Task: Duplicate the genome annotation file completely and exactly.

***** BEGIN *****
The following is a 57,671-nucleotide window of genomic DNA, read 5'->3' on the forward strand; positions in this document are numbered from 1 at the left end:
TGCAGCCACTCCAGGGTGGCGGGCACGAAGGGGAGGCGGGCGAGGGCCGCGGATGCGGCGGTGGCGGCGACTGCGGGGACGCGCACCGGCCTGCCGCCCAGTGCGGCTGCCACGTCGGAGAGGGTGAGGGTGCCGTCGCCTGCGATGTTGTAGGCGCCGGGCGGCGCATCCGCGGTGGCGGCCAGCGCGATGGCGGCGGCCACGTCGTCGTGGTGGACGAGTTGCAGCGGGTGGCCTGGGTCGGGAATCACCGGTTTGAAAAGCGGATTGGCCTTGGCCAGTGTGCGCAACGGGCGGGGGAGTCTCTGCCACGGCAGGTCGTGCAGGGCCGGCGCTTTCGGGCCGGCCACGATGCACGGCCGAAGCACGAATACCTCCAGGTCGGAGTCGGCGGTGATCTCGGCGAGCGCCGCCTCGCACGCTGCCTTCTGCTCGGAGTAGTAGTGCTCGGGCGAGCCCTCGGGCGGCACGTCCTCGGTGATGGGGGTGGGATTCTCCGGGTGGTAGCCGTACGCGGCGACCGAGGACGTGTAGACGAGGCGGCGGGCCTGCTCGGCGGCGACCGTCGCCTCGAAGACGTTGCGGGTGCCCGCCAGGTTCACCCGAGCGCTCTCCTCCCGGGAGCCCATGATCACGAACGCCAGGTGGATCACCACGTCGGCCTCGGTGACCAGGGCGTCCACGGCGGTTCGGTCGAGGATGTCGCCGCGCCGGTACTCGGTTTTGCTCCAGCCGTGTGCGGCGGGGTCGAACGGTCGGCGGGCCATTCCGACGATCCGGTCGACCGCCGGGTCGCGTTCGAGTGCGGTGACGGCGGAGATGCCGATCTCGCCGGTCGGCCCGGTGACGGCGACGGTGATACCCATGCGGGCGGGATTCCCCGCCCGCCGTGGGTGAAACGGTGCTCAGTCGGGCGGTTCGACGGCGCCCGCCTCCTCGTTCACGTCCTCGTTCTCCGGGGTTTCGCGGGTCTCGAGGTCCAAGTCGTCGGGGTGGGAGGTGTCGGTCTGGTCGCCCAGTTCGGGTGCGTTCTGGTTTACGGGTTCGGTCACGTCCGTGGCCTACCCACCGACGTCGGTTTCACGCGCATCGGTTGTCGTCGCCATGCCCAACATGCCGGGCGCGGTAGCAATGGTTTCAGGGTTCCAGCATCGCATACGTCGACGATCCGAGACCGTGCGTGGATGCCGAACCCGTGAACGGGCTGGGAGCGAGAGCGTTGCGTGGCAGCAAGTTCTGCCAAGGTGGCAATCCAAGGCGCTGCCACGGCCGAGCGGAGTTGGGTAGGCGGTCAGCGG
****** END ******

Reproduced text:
The following is a 57,671-nucleotide window of genomic DNA, read 5'->3' on the forward strand; positions in this document are numbered from 1 at the left end:
TGCAGCCACTCCAGGGTGGCGGGCACGAAGGGGAGGCGGGCGAGGGCCGCGGATGCGGCGGTGGCGGCGACTGCGGGGACGCGCACCGGCCTGCCGCCCAGTGCGGCTGCCACGTCGGAGAGGGTGAGGGTGCCGTCGCCTGCGATGTTGTAGGCGCCGGGCGGCGCATCCGCGGTGGCGGCCAGCGCGATGGCGGCGGCCACGTCGTCGTGGTGGACGAGTTGCAGCGGGTGGCCTGGGTCGGGAATCACCGGTTTGAAAAGCGGATTGGCCTTGGCCAGTGTGCGCAACGGGCGGGGGAGTCTCTGCCACGGCAGGTCGTGCAGGGCCGGCGCTTTCGGGCCGGCCACGATGCACGGCCGAAGCACGAATACCTCCAGGTCGGAGTCGGCGGTGATCTCGGCGAGCGCCGCCTCGCACGCTGCCTTCTGCTCGGAGTAGTAGTGCTCGGGCGAGCCCTCGGGCGGCACGTCCTCGGTGATGGGGGTGGGATTCTCCGGGTGGTAGCCGTACGCGGCGACCGAGGACGTGTAGACGAGGCGGCGGGCCTGCTCGGCGGCGACCGTCGCCTCGAAGACGTTGCGGGTGCCCGCCAGGTTCACCCGAGCGCTCTCCTCCCGGGAGCCCATGATCACGAACGCCAGGTGGATCACCACGTCGGCCTCGGTGACCAGGGCGTCCACGGCGGTTCGGTCGAGGATGTCGCCGCGCCGGTACTCGGTTTTGCTCCAGCCGTGTGCGGCGGGGTCGAACGGTCGGCGGGCCATTCCGACGATCCGGTCGACCGCCGGGTCGCGTTCGAGTGCGGTGACGGCGGAGATGCCGATCTCGCCGGTCGGCCCGGTGACGGCGACGGTGATACCCATGCGGGCGGGATTCCCCGCCCGCCGTGGGTGAAACGGTGCTCAGTCGGGCGGTTCGACGGCGCCCGCCTCCTCGTTCACGTCCTCGTTCTCCGGGGTTTCGCGGGTCTCGAGGTCCAAGTCGTCGGGGTGGGAGGTGTCGGTCTGGTCGCCCAGTTCGGGTGCGTTCTGGTTTACGGGTTCGGTCACGTCCGTGGCCTACCCACCGACGTCGGTTTCACGCGCATCGGTTGTCGTCGCCATGCCCAACATGCCGGGCGCGGTAGCAATGGTTTCAGGGTTCCAGCATCGCATACGTCGACGATCCGAGACCGTGCGTGGATGCCGAACCCGTGAACGGGCTGGGAGCGAGAGCGTTGCGTGGCAGCAAGTTCTGCCAAGGTGGCAATCCAAGGCGCTGCCACGGCCGAGCGGAGTTGGGTAGGCGGTCAGCGG